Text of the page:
Our Voices

It’s Time to Show Up For an Open Internet

Gabriella Anaïs Deal-Márquez

By Gabriella Anaïs Deal-Márquez

I am grateful to the elders in my family line that have taught me the power of telling our stories.  As a daughter of artist activists I was raised knowing that the resistance in your art and storytelling matters, and that there is great responsibility in telling stories that contest violence and injustice. I know this is right, but I also know that  as activists, artists, organizers, culture makers, we can’t share our narratives and collective visions for our future without open, accessible platforms.

This past December the FCC voted to disband net neutrality.  What does this mean?  It means we would no longer have an open internet.  Net Neutrality are rules that would make the internet easily accessible for everyone to use as an open platform to communicate. Net Neutrality rules protections prevent internet service providers from creating a hierarchy of access based on how much you pay for their services.  

Prior to the December 14th vote to repeal net neutrality and end the open internet as we know it, 4 companies already had a monopoly on the vast majority of U.S. communications.  Those corporations are AT&T, Verizon, Charter, and Comcast.  An open internet ensures that all online content is treated equally.  Without net neutrality this is non-existent.  The implications of all this are much greater than just slow streaming for your Sunday binge-watching on Netflix.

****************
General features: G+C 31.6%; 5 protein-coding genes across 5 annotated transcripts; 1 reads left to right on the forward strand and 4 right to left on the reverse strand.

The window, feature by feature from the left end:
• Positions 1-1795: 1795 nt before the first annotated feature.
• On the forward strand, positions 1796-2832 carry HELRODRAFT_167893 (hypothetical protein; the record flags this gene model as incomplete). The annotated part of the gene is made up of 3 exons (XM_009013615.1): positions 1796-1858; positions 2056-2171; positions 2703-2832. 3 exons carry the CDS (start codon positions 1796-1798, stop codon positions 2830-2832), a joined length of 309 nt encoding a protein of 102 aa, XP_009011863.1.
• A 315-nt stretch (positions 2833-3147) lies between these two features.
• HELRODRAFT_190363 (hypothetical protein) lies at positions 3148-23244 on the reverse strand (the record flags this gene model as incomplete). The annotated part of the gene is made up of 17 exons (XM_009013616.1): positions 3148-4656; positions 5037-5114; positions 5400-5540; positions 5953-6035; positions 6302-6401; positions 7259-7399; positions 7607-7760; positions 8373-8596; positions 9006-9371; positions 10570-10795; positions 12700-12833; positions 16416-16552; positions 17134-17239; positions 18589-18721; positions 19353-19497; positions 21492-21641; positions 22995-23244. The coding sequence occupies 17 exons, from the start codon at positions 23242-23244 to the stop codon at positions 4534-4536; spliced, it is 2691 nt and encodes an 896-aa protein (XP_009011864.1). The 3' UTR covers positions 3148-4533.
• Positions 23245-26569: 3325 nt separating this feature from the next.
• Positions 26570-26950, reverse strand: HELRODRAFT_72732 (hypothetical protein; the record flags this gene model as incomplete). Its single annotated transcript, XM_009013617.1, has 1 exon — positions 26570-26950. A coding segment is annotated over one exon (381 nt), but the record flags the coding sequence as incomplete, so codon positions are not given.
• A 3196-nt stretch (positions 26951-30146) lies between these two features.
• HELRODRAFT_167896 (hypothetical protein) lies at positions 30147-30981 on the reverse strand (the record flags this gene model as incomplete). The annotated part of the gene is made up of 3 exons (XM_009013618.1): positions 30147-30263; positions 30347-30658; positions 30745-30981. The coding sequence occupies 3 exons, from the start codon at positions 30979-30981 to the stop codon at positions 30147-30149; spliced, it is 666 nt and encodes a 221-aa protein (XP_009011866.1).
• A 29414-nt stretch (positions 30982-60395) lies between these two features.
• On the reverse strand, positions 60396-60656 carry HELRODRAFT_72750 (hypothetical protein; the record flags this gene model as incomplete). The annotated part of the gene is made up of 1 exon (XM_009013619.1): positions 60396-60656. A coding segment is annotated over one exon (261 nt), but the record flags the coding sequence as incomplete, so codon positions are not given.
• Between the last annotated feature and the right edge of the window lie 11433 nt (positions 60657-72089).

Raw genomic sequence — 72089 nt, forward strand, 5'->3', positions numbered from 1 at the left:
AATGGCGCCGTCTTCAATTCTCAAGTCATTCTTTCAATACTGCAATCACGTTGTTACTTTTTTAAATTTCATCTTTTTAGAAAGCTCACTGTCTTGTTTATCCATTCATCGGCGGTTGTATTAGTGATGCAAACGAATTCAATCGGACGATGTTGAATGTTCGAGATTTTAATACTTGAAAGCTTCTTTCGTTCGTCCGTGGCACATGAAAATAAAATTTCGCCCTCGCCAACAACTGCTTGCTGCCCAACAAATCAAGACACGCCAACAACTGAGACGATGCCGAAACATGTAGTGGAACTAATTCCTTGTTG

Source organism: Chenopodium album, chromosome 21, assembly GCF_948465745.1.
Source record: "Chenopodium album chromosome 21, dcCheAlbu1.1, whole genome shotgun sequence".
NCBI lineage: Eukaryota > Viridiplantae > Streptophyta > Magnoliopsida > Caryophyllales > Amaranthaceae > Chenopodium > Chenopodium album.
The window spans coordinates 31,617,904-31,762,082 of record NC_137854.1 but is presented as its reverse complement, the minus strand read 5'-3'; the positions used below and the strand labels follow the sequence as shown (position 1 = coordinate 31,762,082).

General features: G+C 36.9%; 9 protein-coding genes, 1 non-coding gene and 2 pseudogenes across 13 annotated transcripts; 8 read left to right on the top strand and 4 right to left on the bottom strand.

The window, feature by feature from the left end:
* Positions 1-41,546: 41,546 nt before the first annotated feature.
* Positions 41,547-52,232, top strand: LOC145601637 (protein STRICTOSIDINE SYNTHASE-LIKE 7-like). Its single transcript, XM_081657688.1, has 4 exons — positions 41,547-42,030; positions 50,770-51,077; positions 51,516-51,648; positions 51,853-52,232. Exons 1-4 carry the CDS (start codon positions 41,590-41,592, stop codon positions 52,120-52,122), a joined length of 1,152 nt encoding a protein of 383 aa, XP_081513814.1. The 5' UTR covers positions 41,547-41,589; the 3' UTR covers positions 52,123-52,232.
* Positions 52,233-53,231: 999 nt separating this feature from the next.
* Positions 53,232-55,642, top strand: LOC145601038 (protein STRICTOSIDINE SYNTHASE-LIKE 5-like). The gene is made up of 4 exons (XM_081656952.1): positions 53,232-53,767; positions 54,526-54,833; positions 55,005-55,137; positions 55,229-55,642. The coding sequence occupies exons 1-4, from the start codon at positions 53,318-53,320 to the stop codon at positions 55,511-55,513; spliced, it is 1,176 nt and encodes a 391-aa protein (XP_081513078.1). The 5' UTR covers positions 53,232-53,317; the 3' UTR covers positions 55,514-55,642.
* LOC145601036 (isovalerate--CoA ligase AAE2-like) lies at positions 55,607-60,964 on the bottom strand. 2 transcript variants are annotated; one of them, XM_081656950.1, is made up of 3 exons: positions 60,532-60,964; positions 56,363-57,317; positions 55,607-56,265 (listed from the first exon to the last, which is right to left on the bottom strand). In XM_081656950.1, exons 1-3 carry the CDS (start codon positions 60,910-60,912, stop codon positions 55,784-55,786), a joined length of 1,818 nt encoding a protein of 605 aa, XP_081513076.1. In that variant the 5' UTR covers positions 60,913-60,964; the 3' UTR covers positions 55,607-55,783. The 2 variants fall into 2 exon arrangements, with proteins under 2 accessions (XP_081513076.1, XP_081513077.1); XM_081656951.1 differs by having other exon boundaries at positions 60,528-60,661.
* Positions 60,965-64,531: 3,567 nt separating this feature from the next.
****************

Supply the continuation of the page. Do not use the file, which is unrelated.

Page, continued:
So…why does this vote matter so much?

1. It’s an attack on the internet as a platform for activism and organizing. 

Getting rid of net neutrality is a civil rights issue.  The elimination of it is an affront to freedom of speech.  With the repeal of net neutrality, internet providers can block and censor any content they wish.  This means that if posts are deemed to be too political, news and reporting is considered too controversial—you get the picture—we can be prevented from accessing them.

This is a move to try to pull out a key platform in building narrative and action in our movements.  Alicia Garza, Co-Founder of Black Lives Matter puts it clearly: “If it weren’t for net neutrality, fewer people would know that a movement for Black lives, dignity and freedom is growing.  That makes net neutrality a key civil rights issue of our time:  the power to communicate must belong to us all.”

2. It’s a racial justice issue and an attack on the working class.

Online communication is necessary for day to day participation in our society.  Not only do we use it to communicate with each other,  but we need it to apply for jobs, have access to government services, pay bills, just to give a few examples. There’s a huge digital divide that exists between rural and urban communities and across racial and class lines.  Taking away net neutrality means taking broadband away from working class people, many of whom are people of color.

3. It privileges corporations over people.

The FCC vote to repeal net neutrality, was a vote in support of the interests of corporations even though the vast majority of public comments (tens of thousands) were in support of retaining the net neutrality rules that were already in place.  In fact the NRA gifted FCC Chairman Ajit Pai an award and gun for eliminating net neutrality and for standing up “under pressure with grace, and dignity, and principled discipline.”  The vote to end net neutrality protects corporations and ensures that they are able to profit off of the American public at exorbitant rates.